This strange phenomenon went down in history.
The dancing plague is an unusual phenomenon, which was observed in different parts of Western Europe repeatedly in the period from XIV to XVII centuries. The most notable incident of this plague occurred in the summer of 1518 in Strasbourg, France, where many people continued to dance until the dropped dead from exhaustion. We have collected interesting facts about this incredible phenomenon.
1. The case of Frau Trofea
A week before the festival of Mary Magdalene in 1518, Frau Trofea came out of his house and began to dance. She danced all day until late at night, until she collapsed to the ground in complete exhaustion. Although the woman and slept for hours, her muscles twitched in her sleep, though she continued to dance. When Frau woke up, she again started his bizarre dance.
On the third day of crazy dances, her shoes were soaked with blood, she was under extreme exhaustion, but could not stop. A few days Frau Trofea was taken to the temple to heal from disease. But it was too late.. she died. It would seem that everything has ended, but the unexpected happened — in a similar way to dance the beginning of another 30 people. A month later there were already more than 400. People danced for days, forgetting about food and water, until, until he died.
2. Dancing plague: the cause is unknown
As more and more people took to the streets in August, their legs twitching in a sort of eerie dance, scaring residents. The dancers seemed to have gone mad, and the audience excitedly forward different theories that could be the reason — God or the devil. Hundreds of people danced in the streets, sweaty and with bloody feet. It is believed that every day from the dancing plague died more than 10 people. Still no one knows what caused the dancing plague in Strasbourg and other parts of Western Europe, but there are many opinions about what could happen. Maybe it was mass hysteria, and maybe a real “plague”, caused by a virus.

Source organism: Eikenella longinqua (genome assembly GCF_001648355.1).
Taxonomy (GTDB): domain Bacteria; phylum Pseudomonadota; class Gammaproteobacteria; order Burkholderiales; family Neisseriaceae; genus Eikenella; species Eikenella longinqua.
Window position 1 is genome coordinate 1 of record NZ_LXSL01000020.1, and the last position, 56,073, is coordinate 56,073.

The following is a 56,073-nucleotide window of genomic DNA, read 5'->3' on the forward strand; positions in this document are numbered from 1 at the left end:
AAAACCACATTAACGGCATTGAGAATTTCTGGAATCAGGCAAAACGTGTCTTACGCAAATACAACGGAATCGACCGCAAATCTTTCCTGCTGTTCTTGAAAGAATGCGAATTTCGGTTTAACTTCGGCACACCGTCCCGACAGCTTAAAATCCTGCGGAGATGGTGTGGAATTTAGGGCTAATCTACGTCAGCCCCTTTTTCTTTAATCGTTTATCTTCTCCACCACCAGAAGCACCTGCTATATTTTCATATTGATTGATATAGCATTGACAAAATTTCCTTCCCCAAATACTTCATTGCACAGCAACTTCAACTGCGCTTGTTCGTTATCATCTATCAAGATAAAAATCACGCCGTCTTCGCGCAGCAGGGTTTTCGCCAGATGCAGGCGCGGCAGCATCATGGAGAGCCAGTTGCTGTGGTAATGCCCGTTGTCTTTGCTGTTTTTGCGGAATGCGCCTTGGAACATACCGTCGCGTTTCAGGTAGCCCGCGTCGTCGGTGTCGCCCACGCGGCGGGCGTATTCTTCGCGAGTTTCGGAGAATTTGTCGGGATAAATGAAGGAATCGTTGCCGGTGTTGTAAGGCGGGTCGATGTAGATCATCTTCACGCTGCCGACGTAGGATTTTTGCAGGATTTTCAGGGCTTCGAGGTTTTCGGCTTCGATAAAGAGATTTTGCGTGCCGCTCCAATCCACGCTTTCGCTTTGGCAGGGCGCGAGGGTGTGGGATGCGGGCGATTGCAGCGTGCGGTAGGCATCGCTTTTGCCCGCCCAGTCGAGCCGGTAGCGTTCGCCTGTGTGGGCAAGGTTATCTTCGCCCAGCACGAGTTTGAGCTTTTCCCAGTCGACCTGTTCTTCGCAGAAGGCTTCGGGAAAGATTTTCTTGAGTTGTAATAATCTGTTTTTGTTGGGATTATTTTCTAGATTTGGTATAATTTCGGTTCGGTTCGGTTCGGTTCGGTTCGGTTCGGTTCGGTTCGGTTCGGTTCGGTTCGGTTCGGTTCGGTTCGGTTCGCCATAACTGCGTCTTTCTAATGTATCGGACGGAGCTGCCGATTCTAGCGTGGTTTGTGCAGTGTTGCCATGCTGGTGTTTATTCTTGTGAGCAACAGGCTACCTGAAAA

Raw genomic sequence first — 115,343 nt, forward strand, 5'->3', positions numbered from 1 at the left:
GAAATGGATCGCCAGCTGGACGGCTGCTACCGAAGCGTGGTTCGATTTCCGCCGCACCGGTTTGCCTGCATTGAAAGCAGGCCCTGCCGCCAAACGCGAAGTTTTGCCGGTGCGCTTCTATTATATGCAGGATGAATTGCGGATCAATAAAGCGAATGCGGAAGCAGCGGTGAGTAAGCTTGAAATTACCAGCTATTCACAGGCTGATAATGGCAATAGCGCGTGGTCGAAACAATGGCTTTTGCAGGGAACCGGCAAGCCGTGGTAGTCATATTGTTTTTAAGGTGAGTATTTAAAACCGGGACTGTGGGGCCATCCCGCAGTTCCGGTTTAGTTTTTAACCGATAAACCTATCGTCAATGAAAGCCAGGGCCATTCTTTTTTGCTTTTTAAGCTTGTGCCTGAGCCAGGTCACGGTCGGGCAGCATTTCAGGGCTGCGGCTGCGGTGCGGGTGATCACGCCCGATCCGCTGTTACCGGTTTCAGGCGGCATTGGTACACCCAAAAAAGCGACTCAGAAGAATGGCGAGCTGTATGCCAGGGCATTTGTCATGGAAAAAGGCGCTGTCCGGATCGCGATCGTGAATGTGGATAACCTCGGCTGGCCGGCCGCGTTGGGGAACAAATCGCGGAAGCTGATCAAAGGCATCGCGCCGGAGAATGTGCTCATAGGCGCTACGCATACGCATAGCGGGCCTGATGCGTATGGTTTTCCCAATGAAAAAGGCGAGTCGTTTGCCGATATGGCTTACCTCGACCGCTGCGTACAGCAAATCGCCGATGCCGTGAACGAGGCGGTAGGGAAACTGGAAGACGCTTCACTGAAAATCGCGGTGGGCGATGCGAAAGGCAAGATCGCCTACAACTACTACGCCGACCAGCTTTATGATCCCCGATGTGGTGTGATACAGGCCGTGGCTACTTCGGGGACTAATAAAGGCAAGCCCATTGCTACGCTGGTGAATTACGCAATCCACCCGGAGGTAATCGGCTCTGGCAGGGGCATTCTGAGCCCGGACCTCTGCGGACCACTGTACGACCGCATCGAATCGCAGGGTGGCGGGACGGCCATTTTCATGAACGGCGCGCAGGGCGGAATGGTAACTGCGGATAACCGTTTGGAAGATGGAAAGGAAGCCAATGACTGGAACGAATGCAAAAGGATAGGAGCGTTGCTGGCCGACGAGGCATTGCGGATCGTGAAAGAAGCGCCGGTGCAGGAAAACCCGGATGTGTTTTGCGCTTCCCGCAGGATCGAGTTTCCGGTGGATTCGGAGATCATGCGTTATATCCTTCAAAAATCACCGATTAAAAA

3. The Opinion Of Paracelsus
The doctor and alchemist Paracelsus visited Strasbourg in 1526, just a few years after the happened plague dance. He first wrote about Mrs. Troffee and was the first who used the term “choreomania” to describe a dance disease. Paracelsus had his own opinion on the causes of the dancing plague. It turned out that the husband of Mrs. Troffee hated it when she danced. Paracelsus and some of the residents of Strasbourg believed that she began her dance just to annoy my husband.
Paracelsus said that the dance of the disease was three reasons. First, she appeared for imaginary reasons. Secondly, people may have joined the dance due to sexual disorders. And finally, perhaps, some people were physical reasons for uncontrolled dance. Ultimately, Paracelsus believed that the unfortunate wife was the main cause of the dancing plague.
4. Social stress